Friday, November 2, 2012

Songs I Heard Too Young

Though I'm only 22, I recognize more classic rock songs than modern ones. My parents almost always listened to our local classic rock stations whenever we went anywhere in the car and I quickly developed a love for the genre.

It's only in recent years that I've realized how many dark/sexual messages I was exposed to that I didn't really understand. I have great parents, but sometimes I wonder what they were thinking. Here are some songs that sparked funny and fond childhood memories:

  • "Walk This Way" by Aerosmith. I was in first grade when this song was in heavy rotation. Because of the "hey-diddle-diddle" chorus, I thought it was a nursery rhyme. I wound up getting busted for singing it on the school playground.
  • "Lady Marmalade" by Patti Labelle. I thought it was sophisticated because of the French lyrics. I could pronounce them all pretty well for a six-year-old. My maternal grandmother was French-Canadian, spent 3 years living in Quebec, and could speak French. I decided to impress her by singing it one afternoon. Needless to say, she was horrified, but she refused to tell me what the French words meant.
  • "Only the Good Die Young" by Billy Joel. I became a Billy Joel fan after seeing the Disney movie Oliver & Company (he was the voice of Dodger). I went to Catholic school for second grade, so I was put under strict orders not to sing it in public. What made it an even bigger no-no is that I live in the South, where Catholics aren't too popular to begin with.
  • "Ramblin' Man" by The Allman Brothers Band. Is there anything more adorable than a freckle-faced 8-year-old girl singing about a man being killed over a gambling debt, babies being born on Greyhound buses, and womanizing? I don't think so.
  • "Hotel California" by The Eagles. Not sure how I old I was, probably elementary school. I'd go into like a trance whenever this song came on the radio. When I couldn't sleep, I'd slip out of my room, take my parents' Eagles album, and put it in my Fisher-Price tape player. It and "Desperado" were my lullabies.
  • "In the Ghetto" by Elvis Presley. I was about 7 and taking a dance class. Everyone got to pick a song to perform an interpretative dance to during the last class and that was our recital. I was listening to Elvis with my grandma one afternoon and when the tape got to this song, I said, "This is my dance song." She tried to convince me to pick one of my favorite Disney songs instead, but I was a stubborn little kid. When it was my turn on recital day, I stood up and proudly danced my routine. Pretty much everyone thought I was nuts.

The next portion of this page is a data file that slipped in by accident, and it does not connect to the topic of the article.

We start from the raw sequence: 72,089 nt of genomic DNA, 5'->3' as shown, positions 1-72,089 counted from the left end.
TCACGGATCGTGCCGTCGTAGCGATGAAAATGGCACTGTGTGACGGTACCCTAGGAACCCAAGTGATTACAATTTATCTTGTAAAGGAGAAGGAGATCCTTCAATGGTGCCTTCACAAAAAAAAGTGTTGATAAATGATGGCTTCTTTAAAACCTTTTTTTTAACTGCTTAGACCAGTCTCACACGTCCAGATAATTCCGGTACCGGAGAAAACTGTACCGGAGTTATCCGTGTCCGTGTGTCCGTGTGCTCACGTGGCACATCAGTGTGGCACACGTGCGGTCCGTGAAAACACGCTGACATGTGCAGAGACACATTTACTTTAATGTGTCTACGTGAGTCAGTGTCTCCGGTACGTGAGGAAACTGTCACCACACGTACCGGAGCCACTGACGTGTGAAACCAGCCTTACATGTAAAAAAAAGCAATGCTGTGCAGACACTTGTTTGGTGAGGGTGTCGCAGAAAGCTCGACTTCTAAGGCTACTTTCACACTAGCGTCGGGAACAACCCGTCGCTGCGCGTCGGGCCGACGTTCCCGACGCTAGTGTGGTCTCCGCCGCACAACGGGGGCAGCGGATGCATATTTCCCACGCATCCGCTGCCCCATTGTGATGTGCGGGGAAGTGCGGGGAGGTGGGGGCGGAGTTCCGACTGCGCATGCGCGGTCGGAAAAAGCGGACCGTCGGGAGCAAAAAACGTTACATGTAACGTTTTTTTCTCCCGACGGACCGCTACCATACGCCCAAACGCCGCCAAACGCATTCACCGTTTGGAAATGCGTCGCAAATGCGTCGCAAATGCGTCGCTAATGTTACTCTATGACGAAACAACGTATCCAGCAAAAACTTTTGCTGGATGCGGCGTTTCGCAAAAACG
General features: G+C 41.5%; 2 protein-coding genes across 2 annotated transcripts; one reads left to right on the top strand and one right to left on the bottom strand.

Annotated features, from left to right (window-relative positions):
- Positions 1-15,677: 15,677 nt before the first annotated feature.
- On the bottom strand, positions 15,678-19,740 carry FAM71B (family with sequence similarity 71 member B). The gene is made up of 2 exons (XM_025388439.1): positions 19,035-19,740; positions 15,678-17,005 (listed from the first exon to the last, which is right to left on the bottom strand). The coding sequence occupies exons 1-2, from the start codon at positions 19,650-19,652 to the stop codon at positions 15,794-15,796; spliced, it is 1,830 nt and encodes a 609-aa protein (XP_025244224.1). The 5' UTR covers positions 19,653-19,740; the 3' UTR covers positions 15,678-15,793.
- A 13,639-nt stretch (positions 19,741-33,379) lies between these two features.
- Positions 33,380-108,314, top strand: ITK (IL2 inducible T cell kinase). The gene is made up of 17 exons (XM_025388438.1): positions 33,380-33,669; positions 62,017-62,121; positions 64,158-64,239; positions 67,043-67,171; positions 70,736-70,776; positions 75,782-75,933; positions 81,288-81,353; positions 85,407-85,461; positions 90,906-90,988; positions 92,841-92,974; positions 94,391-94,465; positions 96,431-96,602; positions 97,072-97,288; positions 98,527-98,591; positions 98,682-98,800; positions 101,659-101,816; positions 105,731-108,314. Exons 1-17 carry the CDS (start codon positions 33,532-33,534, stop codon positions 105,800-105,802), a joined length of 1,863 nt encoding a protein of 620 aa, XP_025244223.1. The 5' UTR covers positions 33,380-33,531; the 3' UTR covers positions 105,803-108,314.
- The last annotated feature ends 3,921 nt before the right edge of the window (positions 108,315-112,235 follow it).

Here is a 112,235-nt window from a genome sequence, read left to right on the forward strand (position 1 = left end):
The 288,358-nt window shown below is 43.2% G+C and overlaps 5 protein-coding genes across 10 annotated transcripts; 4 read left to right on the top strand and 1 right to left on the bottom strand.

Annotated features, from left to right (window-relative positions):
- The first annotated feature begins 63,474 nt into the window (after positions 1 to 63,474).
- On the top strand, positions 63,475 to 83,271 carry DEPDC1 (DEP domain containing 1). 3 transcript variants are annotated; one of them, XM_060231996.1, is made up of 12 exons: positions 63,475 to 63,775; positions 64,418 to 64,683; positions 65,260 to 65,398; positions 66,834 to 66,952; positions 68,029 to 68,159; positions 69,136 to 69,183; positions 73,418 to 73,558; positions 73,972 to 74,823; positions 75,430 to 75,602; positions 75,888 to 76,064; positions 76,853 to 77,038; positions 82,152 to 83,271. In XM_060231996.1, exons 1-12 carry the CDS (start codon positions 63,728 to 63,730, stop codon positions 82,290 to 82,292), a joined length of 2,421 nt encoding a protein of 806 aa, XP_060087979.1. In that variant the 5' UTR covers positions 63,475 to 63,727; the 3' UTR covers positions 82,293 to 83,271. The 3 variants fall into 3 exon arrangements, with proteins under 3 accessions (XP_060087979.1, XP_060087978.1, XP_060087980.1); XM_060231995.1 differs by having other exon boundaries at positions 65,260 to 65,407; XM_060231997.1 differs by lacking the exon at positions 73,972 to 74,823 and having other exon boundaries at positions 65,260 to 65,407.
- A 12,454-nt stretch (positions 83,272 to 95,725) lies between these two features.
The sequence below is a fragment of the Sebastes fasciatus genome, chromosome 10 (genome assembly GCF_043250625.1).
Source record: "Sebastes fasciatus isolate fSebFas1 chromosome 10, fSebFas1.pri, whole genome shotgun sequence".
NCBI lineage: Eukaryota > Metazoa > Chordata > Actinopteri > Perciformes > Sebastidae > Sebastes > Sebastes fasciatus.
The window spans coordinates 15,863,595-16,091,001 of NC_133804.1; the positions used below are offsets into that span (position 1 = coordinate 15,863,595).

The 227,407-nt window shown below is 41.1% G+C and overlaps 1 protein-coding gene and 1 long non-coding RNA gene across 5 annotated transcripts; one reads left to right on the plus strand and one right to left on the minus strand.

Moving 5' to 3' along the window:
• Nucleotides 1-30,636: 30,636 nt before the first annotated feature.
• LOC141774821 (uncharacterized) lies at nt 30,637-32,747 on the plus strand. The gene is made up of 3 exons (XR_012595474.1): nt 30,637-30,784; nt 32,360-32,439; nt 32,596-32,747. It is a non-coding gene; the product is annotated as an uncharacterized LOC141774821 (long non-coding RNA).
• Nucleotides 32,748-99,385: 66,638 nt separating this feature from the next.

• "You Shook Me All Night Long" by AC/DC. Pretty much self-explanatory.
  • "Fat-Bottomed Girls" by Queen. Or as I like to call it: the original "Baby Got Back." When I was little, my mom would turn off the radio every time this song came on. I would cry because the opening guitar riff sounds a lot like the one for Elton John's version of "I Just Can't Wait to Be King." I now understand she didn't want me asking questions about the implied pedophilia in the first verse.
  • "Renegade" by Styx. This was my favorite song for several months when I was in about first grade. I'd wear my dollar-store cowboy hat, go to whatever room my family was in, and put on this "concert" for them. The other songs in my set were "Midnight Rider" and "Ramblin' Man."
  • "Centerfold" by J Geils Band. While Riverdance was popular, I used to love copying their moves and I thought this song sounded Irish. If I wasn't in the car when this song played, I'd dance the Highland Fling to it. My mom caught me one day; I didn't know why she was so upset. A couple years later, in 5th grade, she sat me down and explained what the song was about. It's a miracle I can listen to it now without feeling embarrassed.
  •  "Dirty Deeds Done Dirt Cheap" by AC/DC. Ah, the interesting discussions this song produced. "Mommy, why would people wear shoes made of concrete? And what's cyanide?" I remember hearing the word "neckties" as a small child and thinking, "Why are they singing about getting dressed up?" I was in middle school when I finally figured out it was about murder-for-hire.

No comments:

Post a Comment